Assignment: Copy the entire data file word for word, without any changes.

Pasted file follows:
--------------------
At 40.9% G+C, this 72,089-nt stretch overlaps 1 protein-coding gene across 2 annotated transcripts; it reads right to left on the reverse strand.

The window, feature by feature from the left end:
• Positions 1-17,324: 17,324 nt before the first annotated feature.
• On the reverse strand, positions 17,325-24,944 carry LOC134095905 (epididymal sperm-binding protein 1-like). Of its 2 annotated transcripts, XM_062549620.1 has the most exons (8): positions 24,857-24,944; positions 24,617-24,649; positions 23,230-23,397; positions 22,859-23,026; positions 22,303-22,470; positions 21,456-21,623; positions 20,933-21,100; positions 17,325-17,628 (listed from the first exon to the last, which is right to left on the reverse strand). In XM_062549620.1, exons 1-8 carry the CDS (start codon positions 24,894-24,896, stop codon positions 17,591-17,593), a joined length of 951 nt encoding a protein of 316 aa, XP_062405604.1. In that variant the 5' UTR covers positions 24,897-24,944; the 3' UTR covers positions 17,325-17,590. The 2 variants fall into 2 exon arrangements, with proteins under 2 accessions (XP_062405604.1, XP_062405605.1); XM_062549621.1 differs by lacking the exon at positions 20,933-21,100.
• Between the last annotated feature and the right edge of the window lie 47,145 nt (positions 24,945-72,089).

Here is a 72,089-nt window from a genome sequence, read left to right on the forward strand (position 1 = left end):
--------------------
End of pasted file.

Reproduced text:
At 40.9% G+C, this 72,089-nt stretch overlaps 1 protein-coding gene across 2 annotated transcripts; it reads right to left on the reverse strand.

The window, feature by feature from the left end:
• Positions 1-17,324: 17,324 nt before the first annotated feature.
• On the reverse strand, positions 17,325-24,944 carry LOC134095905 (epididymal sperm-binding protein 1-like). Of its 2 annotated transcripts, XM_062549620.1 has the most exons (8): positions 24,857-24,944; positions 24,617-24,649; positions 23,230-23,397; positions 22,859-23,026; positions 22,303-22,470; positions 21,456-21,623; positions 20,933-21,100; positions 17,325-17,628 (listed from the first exon to the last, which is right to left on the reverse strand). In XM_062549620.1, exons 1-8 carry the CDS (start codon positions 24,894-24,896, stop codon positions 17,591-17,593), a joined length of 951 nt encoding a protein of 316 aa, XP_062405604.1. In that variant the 5' UTR covers positions 24,897-24,944; the 3' UTR covers positions 17,325-17,590. The 2 variants fall into 2 exon arrangements, with proteins under 2 accessions (XP_062405604.1, XP_062405605.1); XM_062549621.1 differs by lacking the exon at positions 20,933-21,100.
• Between the last annotated feature and the right edge of the window lie 47,145 nt (positions 24,945-72,089).

Here is a 72,089-nt window from a genome sequence, read left to right on the forward strand (position 1 = left end):